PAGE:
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Vibrating plates

And so we continue...


With the purfling set in I'm moving on to fluting and arching. The fluting is a small hollow which runs round the edge of the plates (top and back) which is the thinnest part of the plate and allows the rest to vibrate.


We're at 3mm at this point and it's quite delicate work, too deep means we run out of purfling depth and not deep enough hampers the vibration of the plate. I have in the past scraped too deep which is very annoying. I'm happy with the look and feel of this one though.


With the lowest point of the fluting established I work down from the top, creating the arching.


The highest point lies around and slightly in front of the bridge position, this will also be the thickest part of the plate. There are many mathematical models of the arching of tops and backs, but I'm not a mathematician or physicist, I'm a craftsperson, so instead I follow the traditional method in which I was taught using templates from old instruments, contours, my eye, aesthetics, my sense of touch and feel for the properties of the wood I'm working with to arrive at a final shape.


The arching has several structural properties which allow it to vibrate which have an effect on the instruments tone and acoustic properties. The long arch, running along it's length, has an important part to play in defining the internal shape and structural strength. The height of this and balance between the upper and lower bouts again have an effect on flexibility and timbre.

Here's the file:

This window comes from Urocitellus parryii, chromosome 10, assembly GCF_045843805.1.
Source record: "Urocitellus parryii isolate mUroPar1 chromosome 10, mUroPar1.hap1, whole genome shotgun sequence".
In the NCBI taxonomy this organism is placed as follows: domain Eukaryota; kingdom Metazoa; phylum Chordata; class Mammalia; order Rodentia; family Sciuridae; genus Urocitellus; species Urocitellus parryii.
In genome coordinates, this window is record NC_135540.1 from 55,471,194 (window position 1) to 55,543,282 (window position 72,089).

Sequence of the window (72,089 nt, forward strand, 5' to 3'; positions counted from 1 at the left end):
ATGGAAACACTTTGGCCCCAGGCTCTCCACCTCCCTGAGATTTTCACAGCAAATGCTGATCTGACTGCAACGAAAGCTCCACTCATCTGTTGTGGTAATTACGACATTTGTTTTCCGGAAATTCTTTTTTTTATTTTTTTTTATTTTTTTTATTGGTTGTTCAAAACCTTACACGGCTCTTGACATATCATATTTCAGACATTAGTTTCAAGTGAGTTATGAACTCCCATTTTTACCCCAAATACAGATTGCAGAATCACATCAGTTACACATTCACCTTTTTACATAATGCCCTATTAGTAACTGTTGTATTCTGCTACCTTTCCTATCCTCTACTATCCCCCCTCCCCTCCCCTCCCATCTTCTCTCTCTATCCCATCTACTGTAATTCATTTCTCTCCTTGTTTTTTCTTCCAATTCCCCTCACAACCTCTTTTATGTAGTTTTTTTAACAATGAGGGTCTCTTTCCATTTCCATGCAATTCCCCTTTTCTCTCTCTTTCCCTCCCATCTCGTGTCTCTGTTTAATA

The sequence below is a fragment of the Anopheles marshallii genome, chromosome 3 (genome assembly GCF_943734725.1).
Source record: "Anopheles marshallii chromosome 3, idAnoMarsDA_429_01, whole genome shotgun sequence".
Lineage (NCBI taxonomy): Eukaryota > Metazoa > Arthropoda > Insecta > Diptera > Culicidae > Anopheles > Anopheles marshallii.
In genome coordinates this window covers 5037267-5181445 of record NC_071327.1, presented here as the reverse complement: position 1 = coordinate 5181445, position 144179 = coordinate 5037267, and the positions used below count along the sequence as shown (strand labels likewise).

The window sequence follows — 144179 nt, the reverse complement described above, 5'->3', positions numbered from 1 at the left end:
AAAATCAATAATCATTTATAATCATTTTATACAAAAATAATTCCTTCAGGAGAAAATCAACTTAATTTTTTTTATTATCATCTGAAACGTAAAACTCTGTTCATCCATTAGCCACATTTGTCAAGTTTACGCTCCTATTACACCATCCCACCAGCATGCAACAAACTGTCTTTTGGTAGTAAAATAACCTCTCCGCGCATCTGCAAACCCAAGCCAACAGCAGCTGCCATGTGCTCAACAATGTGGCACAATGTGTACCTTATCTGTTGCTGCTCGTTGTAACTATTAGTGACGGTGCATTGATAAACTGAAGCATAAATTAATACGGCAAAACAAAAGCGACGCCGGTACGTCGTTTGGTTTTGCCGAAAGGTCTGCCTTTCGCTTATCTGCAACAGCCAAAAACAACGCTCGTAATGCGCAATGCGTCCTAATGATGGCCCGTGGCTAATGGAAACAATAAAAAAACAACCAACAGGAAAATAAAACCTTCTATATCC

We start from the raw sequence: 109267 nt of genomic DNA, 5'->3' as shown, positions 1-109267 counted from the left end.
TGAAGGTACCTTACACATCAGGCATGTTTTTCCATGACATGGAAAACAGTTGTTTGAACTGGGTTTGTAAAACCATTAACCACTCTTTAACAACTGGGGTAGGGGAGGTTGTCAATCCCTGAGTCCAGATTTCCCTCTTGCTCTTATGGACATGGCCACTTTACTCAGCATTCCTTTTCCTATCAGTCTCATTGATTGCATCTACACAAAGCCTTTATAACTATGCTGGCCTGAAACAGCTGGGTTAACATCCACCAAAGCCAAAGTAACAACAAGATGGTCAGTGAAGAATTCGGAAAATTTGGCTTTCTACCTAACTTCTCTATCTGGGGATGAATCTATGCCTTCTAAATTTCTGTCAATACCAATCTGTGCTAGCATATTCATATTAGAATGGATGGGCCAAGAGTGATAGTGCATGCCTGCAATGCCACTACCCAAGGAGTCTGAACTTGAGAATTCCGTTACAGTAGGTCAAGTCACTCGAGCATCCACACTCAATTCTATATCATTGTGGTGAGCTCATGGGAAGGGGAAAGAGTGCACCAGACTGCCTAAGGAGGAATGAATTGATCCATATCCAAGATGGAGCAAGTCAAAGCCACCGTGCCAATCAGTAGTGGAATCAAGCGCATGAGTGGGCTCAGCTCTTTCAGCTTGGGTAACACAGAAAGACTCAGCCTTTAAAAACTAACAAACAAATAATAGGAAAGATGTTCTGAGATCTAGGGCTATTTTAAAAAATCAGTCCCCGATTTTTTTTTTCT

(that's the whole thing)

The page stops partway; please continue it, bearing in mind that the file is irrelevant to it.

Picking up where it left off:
I love this part of the process, shaping and getting a feel for how the instrument is going to feel and look. After roughing out all the waste wood you can finally see the detail of what's inside.


For this instrument I'm using an instrument by Guarneri Del Gesu, from 1741 as a model and template. I've made a number of instruments using this model and really like the dark, warm and powerful tones that they have.




There are several modern methods using lasers and mathematical models to arrive at the shapes in which an instrument can be made. I prefer to allow some time and space for artistic interpretation while I continue to learn from the Masters.

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